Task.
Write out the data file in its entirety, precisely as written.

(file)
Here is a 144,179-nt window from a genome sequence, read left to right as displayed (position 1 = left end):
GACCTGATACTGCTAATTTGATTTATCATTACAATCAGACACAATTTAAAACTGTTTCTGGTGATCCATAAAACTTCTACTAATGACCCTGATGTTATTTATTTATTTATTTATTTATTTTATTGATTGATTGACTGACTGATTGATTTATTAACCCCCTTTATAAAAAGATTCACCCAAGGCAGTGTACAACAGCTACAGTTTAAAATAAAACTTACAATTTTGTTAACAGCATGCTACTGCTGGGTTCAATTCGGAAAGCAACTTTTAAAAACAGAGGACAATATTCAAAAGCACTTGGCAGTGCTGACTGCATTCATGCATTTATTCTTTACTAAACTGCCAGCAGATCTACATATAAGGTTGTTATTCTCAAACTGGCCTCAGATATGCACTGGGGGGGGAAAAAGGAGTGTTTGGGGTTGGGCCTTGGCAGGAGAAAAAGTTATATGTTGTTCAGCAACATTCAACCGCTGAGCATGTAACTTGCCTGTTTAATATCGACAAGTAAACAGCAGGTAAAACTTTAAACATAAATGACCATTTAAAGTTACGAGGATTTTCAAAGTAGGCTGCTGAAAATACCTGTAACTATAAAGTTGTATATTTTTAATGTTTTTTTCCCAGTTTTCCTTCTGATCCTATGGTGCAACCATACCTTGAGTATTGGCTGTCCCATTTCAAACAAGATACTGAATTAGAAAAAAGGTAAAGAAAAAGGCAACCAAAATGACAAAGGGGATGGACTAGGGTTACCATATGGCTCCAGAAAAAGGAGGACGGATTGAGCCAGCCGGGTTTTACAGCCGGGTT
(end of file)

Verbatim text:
Here is a 144,179-nt window from a genome sequence, read left to right as displayed (position 1 = left end):
GACCTGATACTGCTAATTTGATTTATCATTACAATCAGACACAATTTAAAACTGTTTCTGGTGATCCATAAAACTTCTACTAATGACCCTGATGTTATTTATTTATTTATTTATTTATTTTATTGATTGATTGACTGACTGATTGATTTATTAACCCCCTTTATAAAAAGATTCACCCAAGGCAGTGTACAACAGCTACAGTTTAAAATAAAACTTACAATTTTGTTAACAGCATGCTACTGCTGGGTTCAATTCGGAAAGCAACTTTTAAAAACAGAGGACAATATTCAAAAGCACTTGGCAGTGCTGACTGCATTCATGCATTTATTCTTTACTAAACTGCCAGCAGATCTACATATAAGGTTGTTATTCTCAAACTGGCCTCAGATATGCACTGGGGGGGGAAAAAGGAGTGTTTGGGGTTGGGCCTTGGCAGGAGAAAAAGTTATATGTTGTTCAGCAACATTCAACCGCTGAGCATGTAACTTGCCTGTTTAATATCGACAAGTAAACAGCAGGTAAAACTTTAAACATAAATGACCATTTAAAGTTACGAGGATTTTCAAAGTAGGCTGCTGAAAATACCTGTAACTATAAAGTTGTATATTTTTAATGTTTTTTTCCCAGTTTTCCTTCTGATCCTATGGTGCAACCATACCTTGAGTATTGGCTGTCCCATTTCAAACAAGATACTGAATTAGAAAAAAGGTAAAGAAAAAGGCAACCAAAATGACAAAGGGGATGGACTAGGGTTACCATATGGCTCCAGAAAAAGGAGGACGGATTGAGCCAGCCGGGTTTTACAGCCGGGTT